Quirinalia and The Feast of Fools
Quirinalia was a first fruits festival that honored Quirinus, the name given by the Romans to the deified Romulus. As a divinity, Quirinus ranked as one of Rome’s most important patrons, along with Mars, Jupiter and Juno.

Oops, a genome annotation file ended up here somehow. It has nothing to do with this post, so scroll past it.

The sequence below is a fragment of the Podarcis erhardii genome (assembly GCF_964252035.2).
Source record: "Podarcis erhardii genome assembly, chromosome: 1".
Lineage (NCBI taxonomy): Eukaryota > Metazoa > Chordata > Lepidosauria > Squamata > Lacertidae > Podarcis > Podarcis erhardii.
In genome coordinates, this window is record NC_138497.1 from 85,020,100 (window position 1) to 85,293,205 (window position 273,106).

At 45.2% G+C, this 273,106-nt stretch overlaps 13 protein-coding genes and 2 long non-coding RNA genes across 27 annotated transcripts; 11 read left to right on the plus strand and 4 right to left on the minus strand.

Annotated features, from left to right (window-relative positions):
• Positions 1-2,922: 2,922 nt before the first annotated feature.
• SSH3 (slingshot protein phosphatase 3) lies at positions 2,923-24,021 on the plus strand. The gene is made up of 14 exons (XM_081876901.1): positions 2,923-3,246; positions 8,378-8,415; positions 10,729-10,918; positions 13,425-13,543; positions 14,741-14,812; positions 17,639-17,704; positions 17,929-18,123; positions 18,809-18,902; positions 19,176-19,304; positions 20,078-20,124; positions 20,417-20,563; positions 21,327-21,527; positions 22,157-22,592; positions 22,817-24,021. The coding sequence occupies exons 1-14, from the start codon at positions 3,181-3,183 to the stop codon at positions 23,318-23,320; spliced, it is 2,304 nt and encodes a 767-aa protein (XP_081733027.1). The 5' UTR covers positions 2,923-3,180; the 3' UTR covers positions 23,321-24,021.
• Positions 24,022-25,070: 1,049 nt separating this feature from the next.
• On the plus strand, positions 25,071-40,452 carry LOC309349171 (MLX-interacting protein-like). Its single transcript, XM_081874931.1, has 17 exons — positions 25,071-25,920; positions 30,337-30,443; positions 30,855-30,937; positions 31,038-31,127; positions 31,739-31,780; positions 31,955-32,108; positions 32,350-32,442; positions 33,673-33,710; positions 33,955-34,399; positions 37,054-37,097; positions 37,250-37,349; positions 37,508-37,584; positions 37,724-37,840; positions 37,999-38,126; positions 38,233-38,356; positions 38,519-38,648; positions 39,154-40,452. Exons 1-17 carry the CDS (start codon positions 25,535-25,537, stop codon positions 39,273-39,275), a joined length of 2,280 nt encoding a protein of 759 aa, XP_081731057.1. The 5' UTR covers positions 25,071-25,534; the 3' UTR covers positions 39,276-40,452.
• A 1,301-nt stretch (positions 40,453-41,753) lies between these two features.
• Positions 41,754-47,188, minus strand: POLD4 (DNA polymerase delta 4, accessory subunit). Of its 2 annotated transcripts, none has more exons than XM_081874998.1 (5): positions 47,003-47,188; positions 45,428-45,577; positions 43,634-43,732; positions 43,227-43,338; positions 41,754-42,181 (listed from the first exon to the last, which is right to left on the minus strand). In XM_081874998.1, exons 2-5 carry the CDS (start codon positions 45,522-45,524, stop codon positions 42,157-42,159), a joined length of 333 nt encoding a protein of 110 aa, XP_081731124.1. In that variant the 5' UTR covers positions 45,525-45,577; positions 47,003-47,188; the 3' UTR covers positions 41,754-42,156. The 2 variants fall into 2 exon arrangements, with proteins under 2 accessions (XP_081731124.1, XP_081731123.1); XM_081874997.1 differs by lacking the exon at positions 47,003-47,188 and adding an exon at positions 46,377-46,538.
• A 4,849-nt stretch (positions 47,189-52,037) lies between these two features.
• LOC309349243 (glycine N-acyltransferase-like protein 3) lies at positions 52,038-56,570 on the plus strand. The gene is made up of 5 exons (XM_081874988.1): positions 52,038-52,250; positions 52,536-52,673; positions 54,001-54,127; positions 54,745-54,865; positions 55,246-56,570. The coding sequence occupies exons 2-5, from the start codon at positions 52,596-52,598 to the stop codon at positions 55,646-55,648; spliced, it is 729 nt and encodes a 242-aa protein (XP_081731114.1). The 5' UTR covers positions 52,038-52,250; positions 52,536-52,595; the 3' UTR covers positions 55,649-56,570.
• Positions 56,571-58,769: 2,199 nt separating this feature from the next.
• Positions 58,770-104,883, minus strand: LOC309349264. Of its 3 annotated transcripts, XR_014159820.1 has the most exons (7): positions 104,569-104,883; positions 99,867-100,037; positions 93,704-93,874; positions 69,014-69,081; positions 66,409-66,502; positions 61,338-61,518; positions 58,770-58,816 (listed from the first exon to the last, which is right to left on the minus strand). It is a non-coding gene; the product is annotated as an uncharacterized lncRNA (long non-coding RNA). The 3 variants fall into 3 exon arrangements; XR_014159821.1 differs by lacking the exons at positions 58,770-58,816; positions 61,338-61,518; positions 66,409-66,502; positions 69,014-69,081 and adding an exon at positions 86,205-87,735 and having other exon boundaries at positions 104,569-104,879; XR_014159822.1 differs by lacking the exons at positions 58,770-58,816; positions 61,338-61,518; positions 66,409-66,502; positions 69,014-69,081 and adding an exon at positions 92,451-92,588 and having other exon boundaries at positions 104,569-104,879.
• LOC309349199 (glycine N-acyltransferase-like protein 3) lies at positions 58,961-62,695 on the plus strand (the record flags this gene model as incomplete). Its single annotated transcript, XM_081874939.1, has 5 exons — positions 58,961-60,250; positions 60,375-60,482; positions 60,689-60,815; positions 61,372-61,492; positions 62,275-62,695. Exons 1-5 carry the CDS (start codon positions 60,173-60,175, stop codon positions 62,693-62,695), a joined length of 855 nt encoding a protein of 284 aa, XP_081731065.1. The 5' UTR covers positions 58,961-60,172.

Early Rome was divided into 30 curiae, each of which had its own day in February for the performing of the Fornacalia, or first-fruits offering to Ceres of toasted emmer-wheat. As the city expanded, the curiae were displaced by the new divisions known as “tibus.” As a result, many people did not know which curiae they belonged to. Because of the confusion they were allowed to make the sacrifice on the Quirinalia, which came to be called “The Feast of Fools.”